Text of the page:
VGA is a ubiquitous video signal. It is found on many projectors and computers. It stands for Video Graphics array (that doesn’t really explain much… lol).
VGA is a video only signal (hence the name). Unfortunately, VGA is slightly outdated due to HDMI (High-Definition Multimedia Interface) but is still very widely used since it provides great signal strength. It was unveiled as a new analogue graphics array by IBM in 1987.
A VGA Cable, on the other hand, is a device used to link between the computer and the monitor or television and transfer video signals. The VGA cable comes in two types which are the male connector and the female connector.
It is a high-quality cable that has three rows of 15 pins on it (male) that goes into the three rows of 15 holes on it (female). It has two screws by the left and right of the head to hold it in when plugged in.
The earliest makes of VGA cables came into the industry around 1987. Through many iterations and minor revisions by various makers in the successive years, the format quickly became one of the most common forms for computer cables.
Today, we still see VGA cables and sockets in use on a large number of Personal Computers, Televisions, laptops and monitors.
You might need an adaptor to plug the VGA to your laptop, but you may not need an adaptor to plug it to the TV. So you basically plug it into your system, screw the nuts in, and then plug the other end into you TV or projector (as the case may be). Be careful when plugging it in because the pins could bend and damage the VGA cable.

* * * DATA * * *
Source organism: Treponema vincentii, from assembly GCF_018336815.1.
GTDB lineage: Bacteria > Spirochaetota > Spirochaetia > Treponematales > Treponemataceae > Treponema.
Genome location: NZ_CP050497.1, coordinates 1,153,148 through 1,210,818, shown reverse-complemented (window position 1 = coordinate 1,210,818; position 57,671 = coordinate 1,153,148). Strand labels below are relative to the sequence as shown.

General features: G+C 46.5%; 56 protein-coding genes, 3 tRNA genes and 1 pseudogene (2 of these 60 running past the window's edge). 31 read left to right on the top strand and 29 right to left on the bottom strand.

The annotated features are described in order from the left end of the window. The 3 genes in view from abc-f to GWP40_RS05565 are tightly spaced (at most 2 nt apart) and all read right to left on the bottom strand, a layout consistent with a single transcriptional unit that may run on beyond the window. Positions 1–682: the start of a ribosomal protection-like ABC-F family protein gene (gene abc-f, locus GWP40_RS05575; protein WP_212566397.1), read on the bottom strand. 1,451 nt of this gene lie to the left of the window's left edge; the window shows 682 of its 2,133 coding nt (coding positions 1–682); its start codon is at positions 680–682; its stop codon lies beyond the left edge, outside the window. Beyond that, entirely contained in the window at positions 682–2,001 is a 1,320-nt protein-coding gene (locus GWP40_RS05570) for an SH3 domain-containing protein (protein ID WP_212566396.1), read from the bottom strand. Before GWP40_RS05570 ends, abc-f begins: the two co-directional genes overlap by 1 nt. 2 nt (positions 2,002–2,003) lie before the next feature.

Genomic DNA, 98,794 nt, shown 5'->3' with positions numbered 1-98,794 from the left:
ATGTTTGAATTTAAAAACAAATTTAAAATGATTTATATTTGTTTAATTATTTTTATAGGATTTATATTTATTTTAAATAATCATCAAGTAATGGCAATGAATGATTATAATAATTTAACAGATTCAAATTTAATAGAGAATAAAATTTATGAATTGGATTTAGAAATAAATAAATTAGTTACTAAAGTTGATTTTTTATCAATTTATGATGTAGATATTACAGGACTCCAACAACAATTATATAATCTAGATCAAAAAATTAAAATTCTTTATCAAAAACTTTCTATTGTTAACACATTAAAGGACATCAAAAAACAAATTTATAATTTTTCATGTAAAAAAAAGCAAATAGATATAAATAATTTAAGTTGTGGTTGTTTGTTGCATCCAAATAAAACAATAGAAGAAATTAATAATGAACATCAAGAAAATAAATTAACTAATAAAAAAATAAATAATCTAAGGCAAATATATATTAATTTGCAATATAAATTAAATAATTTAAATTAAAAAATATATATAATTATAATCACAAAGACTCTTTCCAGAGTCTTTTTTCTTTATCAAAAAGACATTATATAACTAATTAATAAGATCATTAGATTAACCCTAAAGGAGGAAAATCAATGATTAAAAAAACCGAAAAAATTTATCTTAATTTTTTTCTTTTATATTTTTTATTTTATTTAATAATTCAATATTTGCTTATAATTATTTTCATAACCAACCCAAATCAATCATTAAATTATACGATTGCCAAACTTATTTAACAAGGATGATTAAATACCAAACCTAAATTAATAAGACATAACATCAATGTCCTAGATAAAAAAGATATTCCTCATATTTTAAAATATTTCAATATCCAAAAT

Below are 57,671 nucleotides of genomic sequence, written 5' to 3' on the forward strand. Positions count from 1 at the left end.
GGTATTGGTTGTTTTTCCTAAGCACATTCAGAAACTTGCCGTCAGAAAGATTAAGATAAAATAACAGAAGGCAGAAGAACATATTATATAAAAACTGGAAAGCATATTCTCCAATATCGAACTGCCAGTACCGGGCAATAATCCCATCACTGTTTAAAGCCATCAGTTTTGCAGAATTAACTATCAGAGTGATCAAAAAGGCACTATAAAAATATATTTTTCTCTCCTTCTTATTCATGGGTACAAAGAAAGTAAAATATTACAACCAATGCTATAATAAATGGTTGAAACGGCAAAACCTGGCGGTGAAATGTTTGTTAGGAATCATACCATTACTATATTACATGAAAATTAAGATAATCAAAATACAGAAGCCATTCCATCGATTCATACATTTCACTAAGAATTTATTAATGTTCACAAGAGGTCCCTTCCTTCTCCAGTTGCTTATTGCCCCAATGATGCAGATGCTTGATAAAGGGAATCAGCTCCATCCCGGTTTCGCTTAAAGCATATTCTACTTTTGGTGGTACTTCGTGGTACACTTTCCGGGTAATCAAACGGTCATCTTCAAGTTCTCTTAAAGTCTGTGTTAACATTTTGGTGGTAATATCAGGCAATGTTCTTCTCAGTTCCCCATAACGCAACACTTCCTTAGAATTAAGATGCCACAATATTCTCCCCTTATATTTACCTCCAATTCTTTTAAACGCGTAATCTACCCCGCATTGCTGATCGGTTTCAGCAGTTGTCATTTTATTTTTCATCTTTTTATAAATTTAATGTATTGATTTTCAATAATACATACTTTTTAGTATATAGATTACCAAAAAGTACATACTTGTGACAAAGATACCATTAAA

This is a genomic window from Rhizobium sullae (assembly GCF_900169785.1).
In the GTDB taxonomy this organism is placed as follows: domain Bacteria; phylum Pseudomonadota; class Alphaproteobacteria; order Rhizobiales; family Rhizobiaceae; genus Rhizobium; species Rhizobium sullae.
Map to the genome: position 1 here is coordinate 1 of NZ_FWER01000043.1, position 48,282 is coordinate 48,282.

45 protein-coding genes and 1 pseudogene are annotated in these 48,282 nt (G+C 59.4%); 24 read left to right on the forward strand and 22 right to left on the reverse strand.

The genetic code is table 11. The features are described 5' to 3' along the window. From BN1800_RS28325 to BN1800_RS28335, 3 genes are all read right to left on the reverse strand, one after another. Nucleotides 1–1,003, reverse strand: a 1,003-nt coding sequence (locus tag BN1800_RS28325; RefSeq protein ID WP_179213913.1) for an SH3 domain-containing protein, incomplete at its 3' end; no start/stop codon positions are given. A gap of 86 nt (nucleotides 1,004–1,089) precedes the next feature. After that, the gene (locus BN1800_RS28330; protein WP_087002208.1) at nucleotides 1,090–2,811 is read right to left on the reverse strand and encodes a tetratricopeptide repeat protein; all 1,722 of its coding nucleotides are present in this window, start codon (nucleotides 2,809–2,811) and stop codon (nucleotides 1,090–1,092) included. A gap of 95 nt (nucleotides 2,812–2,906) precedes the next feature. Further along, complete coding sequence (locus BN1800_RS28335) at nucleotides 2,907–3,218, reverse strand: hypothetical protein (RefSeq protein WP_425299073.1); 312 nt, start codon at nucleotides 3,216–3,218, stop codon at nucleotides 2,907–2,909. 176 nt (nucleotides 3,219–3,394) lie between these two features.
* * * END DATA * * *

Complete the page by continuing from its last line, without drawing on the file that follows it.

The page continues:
Anyway, each of the VGA cables pins plays a different role when transferring signals. Pin 1 to pin 3 is for the Red, Green and Blue aspects of the video. Pins 4 to pin 15 are more for more technical parts of the video.
Choosing a VGA Cable
There are no exact means of measuring the quality of a VGA cable. But when a cable of good quality is acquired, a clearer video (with a higher resolution) is the result. The length of the wires also doesn’t make a huge difference in choosing a VGA cable.
Taking Care of Your VGA Cable
Also, although it is doesn’t affect it so much, it is advisable to plug and unplug VGA cables when the devices involved are turned off. Because eventually, hot-swapping it (swapping it when devices are still on) is dangerous, in that it can cause a serious power surge that can burn up either the device giving the video signal or the device receives.
As it is for every other cable, a VGA cable should not be rolled around too taut. It can unnecessarily stretch or break the cable and damage it, causing it to either give bad video signals or none at all.
The following are the ways you can know a VGA cable is damaged:
- Either Red, Green or Blue could be missing from your video.
- There could be no output at all.
- There could be a loss in brightness or contrast.
- It could ghost some characters in the video (Rare).